Not that the film is lacking elsewhere, though. Even if you weren’t aware of Sebastien Foucan’s instrumental role in the development of Parkour (and, um, why?), he’ll still blow you away with his freerunning ability and Jackie Chan-esque stunt work. His first skirmish with Zhen and MacAvoy puts him in the position of sliding away from an incoming car with his feet braced against the bumper (a la “Mr. Nice Guy” – we don’t hand out them Jackie Chan comparisons lightly ’round these parts)!
Among the other adversaries our heroes face in “The Tournament”, Ian Somerhalder has about as much fun as anyone’s ever had playing a bad guy, and snags not one but two of the films most memorable death scenes (trust me, it makes sense). The latter comes at the end of a convenience store smackdown with Zhen, where the film also shows its unapologetically dark sense of humour in the form of a ridiculously apathetic onlooking attendant.
For being such a modestly budgeted actioner, the film also really blows the lid off near the end, during a bus chase, with Zhen and MacAvoy fleeing the pursuing Harlow while Zhen goes head-to-head with Bogart. However, the theme of the film is also one of vengeance and redemption, and Harlow’s vendetta with Zhen over his wife’s death comes to a head in an emotionally potent climax. And, while it’s not as action-packed as the rest of the film, it still treats the viewer to one last bit of X-factor explosiveness!
Limited resources and production pot holes may have stalled its release, but they’re absolutely powerless to hold back “The Tournament” from being an absolute blast! With a premise that never lets the film slow down, “The Tournament” bombards you with nothing but mind-blowing action from start to finish. And for fans of Scott Adkins, his brief but show-stopping appearance makes the film a relic of his early days before he truly solidified himself in the role of another Russian kicking machine named Yuri. Talk about coming full circle!
- The budget of the film ran out twice, at one point leaving director Scott Mann stranded in Bulgaria. The film also had difficulty securing a distributor, until it was finally released two years after its completion.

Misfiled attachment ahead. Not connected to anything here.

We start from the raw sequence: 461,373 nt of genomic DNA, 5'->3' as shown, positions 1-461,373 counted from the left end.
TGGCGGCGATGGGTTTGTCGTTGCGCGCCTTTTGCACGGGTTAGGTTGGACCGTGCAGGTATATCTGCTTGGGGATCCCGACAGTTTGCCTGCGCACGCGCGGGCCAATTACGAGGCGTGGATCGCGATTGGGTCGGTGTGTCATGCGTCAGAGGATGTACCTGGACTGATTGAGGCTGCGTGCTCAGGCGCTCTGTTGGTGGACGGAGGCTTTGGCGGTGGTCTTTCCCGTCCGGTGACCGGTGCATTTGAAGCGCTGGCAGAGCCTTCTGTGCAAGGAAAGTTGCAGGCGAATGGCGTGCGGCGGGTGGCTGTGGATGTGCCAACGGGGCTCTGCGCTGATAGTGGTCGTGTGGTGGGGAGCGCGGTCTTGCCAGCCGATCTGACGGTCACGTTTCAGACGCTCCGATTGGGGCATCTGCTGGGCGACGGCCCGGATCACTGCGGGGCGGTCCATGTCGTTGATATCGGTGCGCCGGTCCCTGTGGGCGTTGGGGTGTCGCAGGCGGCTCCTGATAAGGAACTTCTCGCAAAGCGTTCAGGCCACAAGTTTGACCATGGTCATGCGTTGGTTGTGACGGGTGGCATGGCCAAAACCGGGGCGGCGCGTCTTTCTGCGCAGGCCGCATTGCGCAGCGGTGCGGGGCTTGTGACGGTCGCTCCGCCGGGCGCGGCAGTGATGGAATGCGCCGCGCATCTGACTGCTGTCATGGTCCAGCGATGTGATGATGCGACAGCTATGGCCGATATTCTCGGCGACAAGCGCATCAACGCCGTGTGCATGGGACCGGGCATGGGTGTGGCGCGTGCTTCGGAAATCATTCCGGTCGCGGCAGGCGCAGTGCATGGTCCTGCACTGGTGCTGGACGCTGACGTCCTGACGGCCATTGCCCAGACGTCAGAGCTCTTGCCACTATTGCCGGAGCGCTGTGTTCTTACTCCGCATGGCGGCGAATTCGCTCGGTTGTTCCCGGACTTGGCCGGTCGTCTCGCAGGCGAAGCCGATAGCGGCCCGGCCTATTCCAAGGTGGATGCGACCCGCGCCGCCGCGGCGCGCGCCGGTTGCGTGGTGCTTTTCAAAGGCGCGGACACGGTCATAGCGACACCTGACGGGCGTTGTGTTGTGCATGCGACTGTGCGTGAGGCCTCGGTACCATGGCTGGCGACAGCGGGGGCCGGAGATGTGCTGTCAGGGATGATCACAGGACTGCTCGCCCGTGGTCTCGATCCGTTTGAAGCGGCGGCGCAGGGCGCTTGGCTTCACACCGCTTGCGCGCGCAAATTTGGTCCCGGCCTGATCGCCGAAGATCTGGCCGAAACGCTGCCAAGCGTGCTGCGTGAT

- Both Kelly Hu and Ian Somerhalder have appeared on the television series “The Vampire Diaires”, with the latter portraying Damon Salvatore throughout the shows’ eight-season run.
- During the filming of the bus chase sequence, an air cannon caused a piece of iron debris to fly towards the crew and strike assistant director Shero Rauf, breaking both of his legs, with Rauf’s full recovery taking almost two years.
- “Welcome to the Tournament.” – Lai Lai Zhen (to Father MacAvoy.)
- “Please don’t struggle. So much easier when they don’t struggle.” – Yuri Petrov (while trying to drown Zhen in a fount of holy water.)
- “Back in the day, we used to throw Christians to the lions. Seems that history is repeating itself.” – Mr. Powers (after Zhen informs him of MacAvoy’s predicament.)
Film Rating: 8/10
Seen “The Tournament”; what are your thoughts on the film’s full-on fights and parkour action? What do you think of Scott Adkins’ action-packed role in the film given it was in the earlier days of his career? Let us know in the comments below; Like, share and join in the conversation on Facebook and follow us on Twitter & Instagram. (Tournaments, dojos, kumites whatever your taste, Enter the FUniverse and wrestle with these Top 10’s, exclusives, and you can subscribe for videos too!)